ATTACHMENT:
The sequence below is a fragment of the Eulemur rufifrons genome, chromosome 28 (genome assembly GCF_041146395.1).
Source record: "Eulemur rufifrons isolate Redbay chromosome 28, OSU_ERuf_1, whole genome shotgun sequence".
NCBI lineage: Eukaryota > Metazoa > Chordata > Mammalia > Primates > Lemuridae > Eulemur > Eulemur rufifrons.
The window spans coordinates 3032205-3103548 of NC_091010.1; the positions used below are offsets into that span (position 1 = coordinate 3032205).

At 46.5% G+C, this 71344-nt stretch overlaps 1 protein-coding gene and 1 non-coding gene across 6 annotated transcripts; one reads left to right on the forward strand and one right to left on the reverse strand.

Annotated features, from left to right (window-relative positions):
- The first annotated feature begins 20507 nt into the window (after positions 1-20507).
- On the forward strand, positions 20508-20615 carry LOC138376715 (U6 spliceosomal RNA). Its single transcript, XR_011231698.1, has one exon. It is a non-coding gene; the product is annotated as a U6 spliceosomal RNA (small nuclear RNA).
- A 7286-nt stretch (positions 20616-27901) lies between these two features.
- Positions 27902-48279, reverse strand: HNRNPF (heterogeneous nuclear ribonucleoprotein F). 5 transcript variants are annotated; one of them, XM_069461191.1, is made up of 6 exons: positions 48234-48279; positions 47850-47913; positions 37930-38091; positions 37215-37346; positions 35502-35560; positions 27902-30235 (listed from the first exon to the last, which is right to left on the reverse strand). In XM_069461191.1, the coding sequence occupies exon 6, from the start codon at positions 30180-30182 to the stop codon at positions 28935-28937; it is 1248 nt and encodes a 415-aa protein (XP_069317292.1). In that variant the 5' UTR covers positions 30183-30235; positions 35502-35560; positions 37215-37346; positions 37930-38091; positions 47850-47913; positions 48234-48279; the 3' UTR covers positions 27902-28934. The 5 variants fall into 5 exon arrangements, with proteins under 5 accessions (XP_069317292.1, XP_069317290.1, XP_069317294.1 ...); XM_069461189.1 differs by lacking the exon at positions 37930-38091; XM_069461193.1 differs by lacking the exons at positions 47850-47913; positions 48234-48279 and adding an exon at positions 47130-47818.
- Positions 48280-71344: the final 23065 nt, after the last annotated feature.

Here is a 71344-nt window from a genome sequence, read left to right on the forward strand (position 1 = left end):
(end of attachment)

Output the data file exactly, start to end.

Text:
The sequence below is a fragment of the Eulemur rufifrons genome, chromosome 28 (genome assembly GCF_041146395.1).
Source record: "Eulemur rufifrons isolate Redbay chromosome 28, OSU_ERuf_1, whole genome shotgun sequence".
NCBI lineage: Eukaryota > Metazoa > Chordata > Mammalia > Primates > Lemuridae > Eulemur > Eulemur rufifrons.
The window spans coordinates 3032205-3103548 of NC_091010.1; the positions used below are offsets into that span (position 1 = coordinate 3032205).

At 46.5% G+C, this 71344-nt stretch overlaps 1 protein-coding gene and 1 non-coding gene across 6 annotated transcripts; one reads left to right on the forward strand and one right to left on the reverse strand.

Annotated features, from left to right (window-relative positions):
- The first annotated feature begins 20507 nt into the window (after positions 1-20507).
- On the forward strand, positions 20508-20615 carry LOC138376715 (U6 spliceosomal RNA). Its single transcript, XR_011231698.1, has one exon. It is a non-coding gene; the product is annotated as a U6 spliceosomal RNA (small nuclear RNA).
- A 7286-nt stretch (positions 20616-27901) lies between these two features.
- Positions 27902-48279, reverse strand: HNRNPF (heterogeneous nuclear ribonucleoprotein F). 5 transcript variants are annotated; one of them, XM_069461191.1, is made up of 6 exons: positions 48234-48279; positions 47850-47913; positions 37930-38091; positions 37215-37346; positions 35502-35560; positions 27902-30235 (listed from the first exon to the last, which is right to left on the reverse strand). In XM_069461191.1, the coding sequence occupies exon 6, from the start codon at positions 30180-30182 to the stop codon at positions 28935-28937; it is 1248 nt and encodes a 415-aa protein (XP_069317292.1). In that variant the 5' UTR covers positions 30183-30235; positions 35502-35560; positions 37215-37346; positions 37930-38091; positions 47850-47913; positions 48234-48279; the 3' UTR covers positions 27902-28934. The 5 variants fall into 5 exon arrangements, with proteins under 5 accessions (XP_069317292.1, XP_069317290.1, XP_069317294.1 ...); XM_069461189.1 differs by lacking the exon at positions 37930-38091; XM_069461193.1 differs by lacking the exons at positions 47850-47913; positions 48234-48279 and adding an exon at positions 47130-47818.
- Positions 48280-71344: the final 23065 nt, after the last annotated feature.

Here is a 71344-nt window from a genome sequence, read left to right on the forward strand (position 1 = left end):